Had dinner at my elder sister's place Friday night, with family etc. In fact, there were four LJ users with yours truly seated around the table (the other three being yoavb, ntopaa, and our host kritzit). I am two works of art the richer now:
The first is a book of stories by Isaac Bashevis Singer, the great Jewish story teller. I had never read Singer before (though he's "on the list", of course), and I only picked it up off my sister's shelf tonight because I did not bring a book with me, and after dinner I had a few minutes to myself.
It opens with a story that gives the collection its name: "The Spinoza of Market Street". Halfway through it, I recognized Singer's writing prowess (even through the translation from English into Hebrew, the original having been written in Yiddish) and decided that I cannot possibly leave the book at my sister's. It rests beside me now, and promises a rewarding read. That first story describes an aging, educated Jew, Dr. Fischelsohn, who is obsessed with Spinoza's Ethics, and leads an austere life guided by Spinoza's ideas of what the rational man ought to do, and of what happiness is. An unexpected turn of events makes him reconsider his convictions. It is written with compassion and an intimate feel. I loved it. As long as I have the book with me, I'm going to go ahead and read the rest of it.
Following that, I decided to take a look at his Nobel Lecture (he was awarded the Nobel Prize for Literature in 1978. I urge you to read the lecture; it's short). Reading it, I was touched again by his evident compassion. I also noticed that the choice of Spinoza was not random, and that Spinoza is a lasting inspiration for him. Some of his words suggest that he is a Spinozic pantheist, but his appreciation of the Jewish mystical text The Zohar and of Rabbi Nachman of Breslav seem contradictory to that. But his words about poets strike deep, and Plato displayed an ignorance of the nature of mankind when he wrote that poets would not be allowed in the Republic. I am reminded yet again of Lord Dunsany's passage in The King of Elfland's Daughter. Actually, linking to that entry, I realize that some of you may not know the Tennyson line in question. It is from Blow, Bugle, Blow.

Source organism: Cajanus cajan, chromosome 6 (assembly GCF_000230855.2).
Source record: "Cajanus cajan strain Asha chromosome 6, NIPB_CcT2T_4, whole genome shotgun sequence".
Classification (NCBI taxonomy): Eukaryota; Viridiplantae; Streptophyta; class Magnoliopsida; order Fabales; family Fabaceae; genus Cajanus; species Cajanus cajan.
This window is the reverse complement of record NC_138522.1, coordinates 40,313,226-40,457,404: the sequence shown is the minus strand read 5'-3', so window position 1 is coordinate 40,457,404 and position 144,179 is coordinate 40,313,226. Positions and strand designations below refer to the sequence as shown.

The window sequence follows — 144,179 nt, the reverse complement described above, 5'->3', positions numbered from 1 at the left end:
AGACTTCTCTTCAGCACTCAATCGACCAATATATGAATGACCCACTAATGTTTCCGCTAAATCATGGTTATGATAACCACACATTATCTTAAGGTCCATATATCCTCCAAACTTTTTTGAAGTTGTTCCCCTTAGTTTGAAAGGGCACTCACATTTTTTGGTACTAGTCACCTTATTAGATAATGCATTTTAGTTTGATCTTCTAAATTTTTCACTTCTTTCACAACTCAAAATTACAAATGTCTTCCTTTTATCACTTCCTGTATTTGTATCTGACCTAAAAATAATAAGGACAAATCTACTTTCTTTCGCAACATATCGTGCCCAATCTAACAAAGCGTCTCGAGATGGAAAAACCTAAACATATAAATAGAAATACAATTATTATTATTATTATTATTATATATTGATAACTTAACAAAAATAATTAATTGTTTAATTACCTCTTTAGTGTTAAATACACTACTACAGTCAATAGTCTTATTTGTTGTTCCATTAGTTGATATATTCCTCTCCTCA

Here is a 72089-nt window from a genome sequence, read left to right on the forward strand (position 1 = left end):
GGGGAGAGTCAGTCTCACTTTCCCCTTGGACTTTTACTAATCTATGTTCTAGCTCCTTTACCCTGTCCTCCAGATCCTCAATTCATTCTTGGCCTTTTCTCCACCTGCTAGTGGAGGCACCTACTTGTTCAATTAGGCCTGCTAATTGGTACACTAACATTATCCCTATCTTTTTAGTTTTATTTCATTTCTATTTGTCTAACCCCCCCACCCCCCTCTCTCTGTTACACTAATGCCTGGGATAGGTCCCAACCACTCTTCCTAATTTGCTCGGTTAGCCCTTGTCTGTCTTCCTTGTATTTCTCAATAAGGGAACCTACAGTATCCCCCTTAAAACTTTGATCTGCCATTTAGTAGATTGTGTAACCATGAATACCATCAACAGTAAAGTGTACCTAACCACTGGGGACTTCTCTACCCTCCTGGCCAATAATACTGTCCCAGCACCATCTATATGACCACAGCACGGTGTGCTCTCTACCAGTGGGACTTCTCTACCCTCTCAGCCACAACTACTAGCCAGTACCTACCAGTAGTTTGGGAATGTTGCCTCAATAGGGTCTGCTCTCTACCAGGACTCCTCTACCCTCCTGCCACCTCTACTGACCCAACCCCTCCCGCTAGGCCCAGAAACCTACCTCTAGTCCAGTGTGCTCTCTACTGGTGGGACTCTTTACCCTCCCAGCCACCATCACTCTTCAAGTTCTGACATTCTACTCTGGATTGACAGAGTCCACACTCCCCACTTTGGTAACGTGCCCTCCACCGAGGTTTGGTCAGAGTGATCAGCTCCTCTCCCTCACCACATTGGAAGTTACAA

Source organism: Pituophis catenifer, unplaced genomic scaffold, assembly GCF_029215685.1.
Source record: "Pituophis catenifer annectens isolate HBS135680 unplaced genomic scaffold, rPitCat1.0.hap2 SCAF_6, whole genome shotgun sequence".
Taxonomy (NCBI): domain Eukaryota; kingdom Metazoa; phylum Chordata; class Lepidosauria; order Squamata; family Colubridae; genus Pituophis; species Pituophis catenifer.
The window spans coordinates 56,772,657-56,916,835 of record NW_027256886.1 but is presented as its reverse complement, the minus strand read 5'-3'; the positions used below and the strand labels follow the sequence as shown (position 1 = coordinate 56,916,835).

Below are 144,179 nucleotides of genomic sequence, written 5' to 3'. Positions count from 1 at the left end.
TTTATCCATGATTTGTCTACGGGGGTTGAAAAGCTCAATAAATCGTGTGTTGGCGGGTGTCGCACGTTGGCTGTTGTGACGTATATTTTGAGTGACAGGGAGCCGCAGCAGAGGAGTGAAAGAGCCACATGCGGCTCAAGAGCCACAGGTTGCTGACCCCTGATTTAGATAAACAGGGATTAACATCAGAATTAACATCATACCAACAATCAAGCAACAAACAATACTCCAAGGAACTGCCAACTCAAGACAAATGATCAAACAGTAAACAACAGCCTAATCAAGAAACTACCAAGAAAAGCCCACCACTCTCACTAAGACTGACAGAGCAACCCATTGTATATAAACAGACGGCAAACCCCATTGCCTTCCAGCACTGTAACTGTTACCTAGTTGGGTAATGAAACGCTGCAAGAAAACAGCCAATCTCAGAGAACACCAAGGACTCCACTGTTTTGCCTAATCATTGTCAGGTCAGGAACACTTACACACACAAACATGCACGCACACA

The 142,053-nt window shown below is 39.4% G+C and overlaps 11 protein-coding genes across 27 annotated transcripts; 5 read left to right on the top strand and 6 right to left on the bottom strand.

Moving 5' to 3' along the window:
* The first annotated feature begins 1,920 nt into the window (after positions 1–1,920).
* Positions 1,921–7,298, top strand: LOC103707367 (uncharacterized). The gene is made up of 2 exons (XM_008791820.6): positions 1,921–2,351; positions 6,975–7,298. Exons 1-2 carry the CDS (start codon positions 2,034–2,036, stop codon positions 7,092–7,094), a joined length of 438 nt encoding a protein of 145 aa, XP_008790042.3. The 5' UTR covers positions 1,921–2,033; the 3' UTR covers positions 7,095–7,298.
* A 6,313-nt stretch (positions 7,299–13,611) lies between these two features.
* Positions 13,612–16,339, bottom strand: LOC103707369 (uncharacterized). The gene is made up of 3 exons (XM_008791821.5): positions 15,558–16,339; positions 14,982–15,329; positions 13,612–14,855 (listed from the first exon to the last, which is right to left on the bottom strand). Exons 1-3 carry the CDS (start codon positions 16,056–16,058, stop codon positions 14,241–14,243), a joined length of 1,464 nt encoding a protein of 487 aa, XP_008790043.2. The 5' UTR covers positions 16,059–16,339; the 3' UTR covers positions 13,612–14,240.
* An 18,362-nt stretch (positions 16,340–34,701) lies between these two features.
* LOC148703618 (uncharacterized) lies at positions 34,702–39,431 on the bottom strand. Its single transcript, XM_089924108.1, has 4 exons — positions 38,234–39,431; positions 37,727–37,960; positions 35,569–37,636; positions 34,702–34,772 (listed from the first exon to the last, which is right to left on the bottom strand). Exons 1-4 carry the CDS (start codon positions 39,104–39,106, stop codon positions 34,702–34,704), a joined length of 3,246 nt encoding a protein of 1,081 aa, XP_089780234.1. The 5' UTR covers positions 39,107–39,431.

The second experience was a movie that my sister had rented, called Vatel, starring Gérard Depardieu. Read the IMDB.com plot summary to get an idea of the story.
The tape case promised an extravagant period piece. I got a lot more excited when I noticed the credit "English Adaptation by Tom Stoppard". Stoppard is brilliant, and beyond the plays of his that I've read, I absolutely loved his Shakespeare in Love script. So I expected fireworks. Disappointingly, the movie only had the visual kind of fireworks -- it is an extravagant period piece, but it is sorely mishandled, both in writing and in directing. Depardieu was good, but not excellent, and that's a shame; Uma Thurman, playing King Louis XIV's favorite-mistress-of-the-month, still can't act; Tim Roth portrays a standard court villain, etc. The movie only shines in the art direction aspect -- truly a visual feast, and worth watching just for that, I think. But the inspiring image and fate of Vatel (a historical figure) are wasted here.
However, I felt inspired by all this, and spent a couple of hours working on researching and writing an article (titled "Cleopatra's Table Manners") for Gargoyle, the Israeli Role-Playing Society's magazine. Sure, it's at least eight months overdue, and the editors have changed since I pledged to write it, but hey, better late than never...